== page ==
Objective Although ventilation–perfusion scintigraphy (V/Q scan) is a robust and well established diagnostic test for suspected pulmonary embolism, false negative cases still exist. This study aimed to investigate the characteristics of false negative pulmonary embolism cases by V/Q scan.
Method During Jun 2008 to Apr 2010, patients with acute pulmonary embolism underwent both ventilation–perfusion scintigraphy (V/Q scan) and spiral CT pulmonary angiography (CTPA) were systematically reviewed. The patients were grouped by results of CTPA. Group 1: CTPA showed that the main pulmonary or lobe arteries were involved; Group 2: CTPA showed that the thrombi were limited to segmental or subsegmental pulmonary arteries. The characteristics of the false negative cases by V/Q scan were analysed.
Results In all 35 acute pulmonary embolism patients were included. There were 13 males (37.1%) and 22 females (62.9%) with a mean age of 59.3±15.0 years. The mean onset time of pulmonary embolism was 9.9±7.3 days and the mean interval time between V/Q scan and CTPA was 3.7±2.5 days. There were 1 (4.4%) false negative cases out of 23 patients by V/Q scan in group 1 and 4 (33.3%) false negative cases out of 12 patients in group 2 (p<0.001).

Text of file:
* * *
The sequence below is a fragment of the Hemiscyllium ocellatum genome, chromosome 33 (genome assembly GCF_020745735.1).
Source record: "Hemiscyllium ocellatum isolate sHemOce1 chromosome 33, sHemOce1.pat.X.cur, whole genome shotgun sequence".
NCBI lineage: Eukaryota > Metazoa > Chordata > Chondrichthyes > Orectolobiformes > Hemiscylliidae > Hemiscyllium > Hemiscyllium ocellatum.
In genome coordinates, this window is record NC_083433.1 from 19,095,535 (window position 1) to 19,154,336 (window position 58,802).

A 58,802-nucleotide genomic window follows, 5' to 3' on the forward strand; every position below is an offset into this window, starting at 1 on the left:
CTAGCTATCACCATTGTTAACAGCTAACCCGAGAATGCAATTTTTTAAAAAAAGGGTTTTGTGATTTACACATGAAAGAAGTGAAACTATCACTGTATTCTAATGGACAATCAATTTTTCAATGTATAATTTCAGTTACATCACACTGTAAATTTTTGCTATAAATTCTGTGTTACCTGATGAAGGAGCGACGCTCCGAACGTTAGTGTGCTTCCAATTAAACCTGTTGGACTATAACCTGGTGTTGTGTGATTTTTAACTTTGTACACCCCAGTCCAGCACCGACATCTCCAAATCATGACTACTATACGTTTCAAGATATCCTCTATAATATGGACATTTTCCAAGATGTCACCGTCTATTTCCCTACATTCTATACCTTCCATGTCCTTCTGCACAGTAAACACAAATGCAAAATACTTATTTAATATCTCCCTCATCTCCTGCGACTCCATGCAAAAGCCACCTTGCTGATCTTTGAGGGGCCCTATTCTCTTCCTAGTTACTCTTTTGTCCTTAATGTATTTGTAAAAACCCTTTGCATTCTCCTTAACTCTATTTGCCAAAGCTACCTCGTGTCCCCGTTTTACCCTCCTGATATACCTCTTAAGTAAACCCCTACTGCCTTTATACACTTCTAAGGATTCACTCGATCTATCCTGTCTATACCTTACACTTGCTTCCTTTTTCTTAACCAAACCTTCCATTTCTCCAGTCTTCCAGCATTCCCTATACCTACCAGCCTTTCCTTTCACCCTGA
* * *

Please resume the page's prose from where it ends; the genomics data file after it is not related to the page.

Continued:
Conclusions The incidence of false negative cases in diagnosing acute pulmonary embolism by V/Q scan is increased significantly when CTPA showed that thrombi are limited to segmental or subsegmental and further branches of pulmonary arteries. In the clinical setting of highly suspected acute pulmonary embolism, even though the V/Q scan was negative, CTPA is needed for more diagnostic information.